Skype said it has addressed a security flaw which had left users vulnerable to account thefts and forced the company to suspend its recovery service.
The company said that the flaw, which came to light Wednesday and was reportedly uncovered by a Russian security researcher several months ago, is now resolved and users can once again request password recoveries.
The vulnerability had allowed an attacker to take over control of an account by simply discovering the target's email address. While Skype has not disclosed how many accounts were compromised, the company said that only a "small number" of users who had multiple accounts on the same email address were affected.
"We suspended the password reset feature temporarily this morning as a precaution and have made updates to the password reset process today so that it is now working properly," the company said.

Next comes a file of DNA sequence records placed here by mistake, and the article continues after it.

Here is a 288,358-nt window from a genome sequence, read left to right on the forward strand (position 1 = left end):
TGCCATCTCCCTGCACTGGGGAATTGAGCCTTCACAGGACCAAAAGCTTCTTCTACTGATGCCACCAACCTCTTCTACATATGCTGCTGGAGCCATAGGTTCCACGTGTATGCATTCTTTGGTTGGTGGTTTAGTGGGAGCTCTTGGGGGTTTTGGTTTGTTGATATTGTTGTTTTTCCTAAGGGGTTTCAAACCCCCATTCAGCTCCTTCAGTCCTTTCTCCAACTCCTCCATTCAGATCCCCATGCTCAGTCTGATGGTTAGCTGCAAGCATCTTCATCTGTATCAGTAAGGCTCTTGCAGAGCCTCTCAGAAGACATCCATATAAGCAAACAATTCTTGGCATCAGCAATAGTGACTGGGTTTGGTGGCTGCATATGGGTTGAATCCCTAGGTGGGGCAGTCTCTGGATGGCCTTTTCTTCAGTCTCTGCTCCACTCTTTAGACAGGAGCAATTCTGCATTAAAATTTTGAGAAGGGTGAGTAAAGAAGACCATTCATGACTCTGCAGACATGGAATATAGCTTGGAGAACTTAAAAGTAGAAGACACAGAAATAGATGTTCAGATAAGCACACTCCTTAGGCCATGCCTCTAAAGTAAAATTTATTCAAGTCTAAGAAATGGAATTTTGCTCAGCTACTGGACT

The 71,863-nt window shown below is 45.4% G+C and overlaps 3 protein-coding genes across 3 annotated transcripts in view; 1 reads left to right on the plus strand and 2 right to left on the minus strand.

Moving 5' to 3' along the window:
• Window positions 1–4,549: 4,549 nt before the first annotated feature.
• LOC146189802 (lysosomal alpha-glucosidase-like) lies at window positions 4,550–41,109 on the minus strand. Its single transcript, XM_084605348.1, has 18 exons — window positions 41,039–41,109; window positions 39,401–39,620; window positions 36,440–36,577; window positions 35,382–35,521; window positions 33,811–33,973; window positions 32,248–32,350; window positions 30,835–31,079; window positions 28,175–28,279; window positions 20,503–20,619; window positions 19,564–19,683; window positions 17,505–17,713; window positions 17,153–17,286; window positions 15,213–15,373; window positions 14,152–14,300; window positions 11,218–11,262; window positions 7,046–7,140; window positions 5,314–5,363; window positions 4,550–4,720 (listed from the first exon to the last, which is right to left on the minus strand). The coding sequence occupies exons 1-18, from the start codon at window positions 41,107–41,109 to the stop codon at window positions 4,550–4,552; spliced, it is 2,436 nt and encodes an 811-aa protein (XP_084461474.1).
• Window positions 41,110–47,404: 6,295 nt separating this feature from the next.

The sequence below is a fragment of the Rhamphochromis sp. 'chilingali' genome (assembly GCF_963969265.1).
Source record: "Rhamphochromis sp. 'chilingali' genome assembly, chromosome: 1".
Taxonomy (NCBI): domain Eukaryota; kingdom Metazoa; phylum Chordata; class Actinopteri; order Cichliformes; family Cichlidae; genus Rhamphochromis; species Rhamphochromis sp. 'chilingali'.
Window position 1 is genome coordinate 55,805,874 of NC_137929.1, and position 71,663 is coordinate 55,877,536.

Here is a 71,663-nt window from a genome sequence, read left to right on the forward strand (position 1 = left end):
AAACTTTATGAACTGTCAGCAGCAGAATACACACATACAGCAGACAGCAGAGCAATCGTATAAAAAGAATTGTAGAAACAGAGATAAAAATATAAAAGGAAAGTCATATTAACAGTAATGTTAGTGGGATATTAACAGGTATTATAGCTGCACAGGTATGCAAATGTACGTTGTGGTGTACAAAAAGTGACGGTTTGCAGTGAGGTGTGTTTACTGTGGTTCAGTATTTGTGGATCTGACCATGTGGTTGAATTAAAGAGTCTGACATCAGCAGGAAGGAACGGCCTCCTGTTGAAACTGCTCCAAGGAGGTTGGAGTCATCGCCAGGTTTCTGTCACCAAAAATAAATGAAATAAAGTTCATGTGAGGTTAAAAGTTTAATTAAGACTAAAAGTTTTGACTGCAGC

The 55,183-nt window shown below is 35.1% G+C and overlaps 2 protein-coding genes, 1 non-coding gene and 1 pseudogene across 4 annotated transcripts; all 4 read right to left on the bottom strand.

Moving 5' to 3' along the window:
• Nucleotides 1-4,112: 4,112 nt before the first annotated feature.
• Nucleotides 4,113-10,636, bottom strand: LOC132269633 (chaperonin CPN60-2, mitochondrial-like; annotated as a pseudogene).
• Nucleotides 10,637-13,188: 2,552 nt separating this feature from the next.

"We are reaching out to a small number of users who may have been impacted to assist as necessary."
After word of the vulnerability surfaced, security researchers criticised Skype for its insecure procedures. Rik Ferguson, director of security research and communication for Trend Micro, noted that protecting against the flaw as it stood was impractical for many users.
"Before the access to reset passwords was disabled, the only way to protect yourself was to register an entirely separate and secret email address for use with your Skype account," Ferguson wrote.
"This is not only security by obscurity, it could theoretically leave you more open to attacks as you are less likely to investigate regularly the inbox of such little-used addresses."
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